Friday, August 01, 2003

The Globblog's central theme of overproduction got another boost today with the combination of expanding factory outputs and continued job losses.

The Institute for Supply Management said that the US manufacturing sector began to expand in July for the first time since February. Interestingly, the elements of the ISM index which were expanding most rapidly, and thus those contributing most to the overall evaluation of manufacturing expansion in the US, were: new orders (56.6 -- anything over 50.0 is expansion, under is contraction); imports (56.0); and new export orders (53.8).

Now call me a wet towel, but this doesn't exactly sound like booming economic activity in manufacturing. Two of the measures are prospective, predicting future activity, and the third measures imports, which is not domestic economic activity at all! Nonetheless, the sector does seem to think sunnier days are ahead.

But are they? While the unemployment rate dropped in July to 6.2%, everyone noticed the number-fudging going on.
The nation's unemployment rate dipped to 6.2 percent in July, but businesses cut jobs for a sixth month in a row, still wary despite signs the economy is on the mend. With jobs scarce, close to half a million people gave up looking.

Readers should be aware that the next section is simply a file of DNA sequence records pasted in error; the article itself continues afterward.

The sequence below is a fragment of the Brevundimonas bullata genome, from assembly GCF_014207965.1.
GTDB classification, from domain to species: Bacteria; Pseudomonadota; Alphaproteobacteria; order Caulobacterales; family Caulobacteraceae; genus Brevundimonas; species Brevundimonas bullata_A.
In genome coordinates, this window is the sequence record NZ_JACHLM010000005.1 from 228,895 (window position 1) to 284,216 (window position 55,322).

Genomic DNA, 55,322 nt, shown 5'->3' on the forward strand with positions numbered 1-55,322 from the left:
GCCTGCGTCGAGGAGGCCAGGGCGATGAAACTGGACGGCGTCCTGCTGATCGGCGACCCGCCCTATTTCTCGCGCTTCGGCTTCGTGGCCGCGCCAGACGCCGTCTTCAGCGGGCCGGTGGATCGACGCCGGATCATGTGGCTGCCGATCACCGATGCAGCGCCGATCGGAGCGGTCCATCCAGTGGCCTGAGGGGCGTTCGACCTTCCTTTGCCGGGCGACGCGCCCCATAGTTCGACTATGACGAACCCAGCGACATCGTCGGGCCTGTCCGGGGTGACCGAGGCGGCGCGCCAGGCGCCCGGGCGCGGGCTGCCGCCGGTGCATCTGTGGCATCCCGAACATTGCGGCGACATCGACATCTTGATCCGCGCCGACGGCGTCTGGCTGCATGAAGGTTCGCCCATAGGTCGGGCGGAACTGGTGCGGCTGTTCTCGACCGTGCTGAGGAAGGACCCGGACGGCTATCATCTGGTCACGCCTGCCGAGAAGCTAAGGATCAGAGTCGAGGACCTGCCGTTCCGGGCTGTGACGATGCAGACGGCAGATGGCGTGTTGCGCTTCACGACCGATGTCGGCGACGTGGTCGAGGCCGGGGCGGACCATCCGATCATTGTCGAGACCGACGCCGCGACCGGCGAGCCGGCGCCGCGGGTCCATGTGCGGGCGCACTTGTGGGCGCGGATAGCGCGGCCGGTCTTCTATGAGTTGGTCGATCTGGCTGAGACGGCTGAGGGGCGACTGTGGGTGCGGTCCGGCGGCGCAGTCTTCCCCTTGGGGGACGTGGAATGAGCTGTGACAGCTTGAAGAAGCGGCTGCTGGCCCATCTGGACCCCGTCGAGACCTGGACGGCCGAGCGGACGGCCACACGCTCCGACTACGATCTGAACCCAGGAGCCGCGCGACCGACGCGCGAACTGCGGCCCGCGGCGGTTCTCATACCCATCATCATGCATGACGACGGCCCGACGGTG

As of July, 9.06 million Americans were "unemployed" and 1.57 million "marginally attached" (according to the Bureau of Labor Statistics, "persons who currently are neither working nor looking for work but indicate that they want and are available for a job and have looked for work sometime in the recent past", which includes the "discouraged"). If we combine the unemployed with the marginally attached, we get an unemployment rate of 7.3%, down slightly from June's 7.4%.

Interestingly, the civilian labor force participation rate has been trending slightly downwards since 2000. It hit a recent high of 67.4% in April 2000; for July 2003 just 66.2% of Americans age 16 and over were working or looking for work.

So as American businesses start ratcheting up production again, there are fewer jobs and fewer jobholders out there to soak up production. Overproduction and disinflation are the likely short-term consequences. Unless, of course, the federal government will be buying up all this excess supply -- and with our war economy, maybe just that will happen.


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